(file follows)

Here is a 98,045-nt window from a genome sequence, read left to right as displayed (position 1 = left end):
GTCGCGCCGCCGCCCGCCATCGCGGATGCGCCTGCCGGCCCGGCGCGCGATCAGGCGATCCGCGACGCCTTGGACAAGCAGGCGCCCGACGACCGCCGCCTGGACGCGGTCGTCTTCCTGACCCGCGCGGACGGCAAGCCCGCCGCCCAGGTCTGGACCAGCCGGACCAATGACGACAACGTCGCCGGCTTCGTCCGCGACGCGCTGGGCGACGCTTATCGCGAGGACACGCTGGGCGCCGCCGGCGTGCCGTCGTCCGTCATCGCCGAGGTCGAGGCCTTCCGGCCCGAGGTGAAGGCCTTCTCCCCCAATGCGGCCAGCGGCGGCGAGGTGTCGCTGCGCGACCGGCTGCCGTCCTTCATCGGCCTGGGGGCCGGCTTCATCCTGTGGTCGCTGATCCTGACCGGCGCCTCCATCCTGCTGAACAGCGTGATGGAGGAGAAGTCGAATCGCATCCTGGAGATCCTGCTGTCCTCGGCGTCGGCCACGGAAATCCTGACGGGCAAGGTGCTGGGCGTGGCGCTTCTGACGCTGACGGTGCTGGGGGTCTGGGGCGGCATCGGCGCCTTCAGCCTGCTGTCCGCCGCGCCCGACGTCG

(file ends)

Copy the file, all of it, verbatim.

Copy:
Here is a 98,045-nt window from a genome sequence, read left to right as displayed (position 1 = left end):
GTCGCGCCGCCGCCCGCCATCGCGGATGCGCCTGCCGGCCCGGCGCGCGATCAGGCGATCCGCGACGCCTTGGACAAGCAGGCGCCCGACGACCGCCGCCTGGACGCGGTCGTCTTCCTGACCCGCGCGGACGGCAAGCCCGCCGCCCAGGTCTGGACCAGCCGGACCAATGACGACAACGTCGCCGGCTTCGTCCGCGACGCGCTGGGCGACGCTTATCGCGAGGACACGCTGGGCGCCGCCGGCGTGCCGTCGTCCGTCATCGCCGAGGTCGAGGCCTTCCGGCCCGAGGTGAAGGCCTTCTCCCCCAATGCGGCCAGCGGCGGCGAGGTGTCGCTGCGCGACCGGCTGCCGTCCTTCATCGGCCTGGGGGCCGGCTTCATCCTGTGGTCGCTGATCCTGACCGGCGCCTCCATCCTGCTGAACAGCGTGATGGAGGAGAAGTCGAATCGCATCCTGGAGATCCTGCTGTCCTCGGCGTCGGCCACGGAAATCCTGACGGGCAAGGTGCTGGGCGTGGCGCTTCTGACGCTGACGGTGCTGGGGGTCTGGGGCGGCATCGGCGCCTTCAGCCTGCTGTCCGCCGCGCCCGACGTCG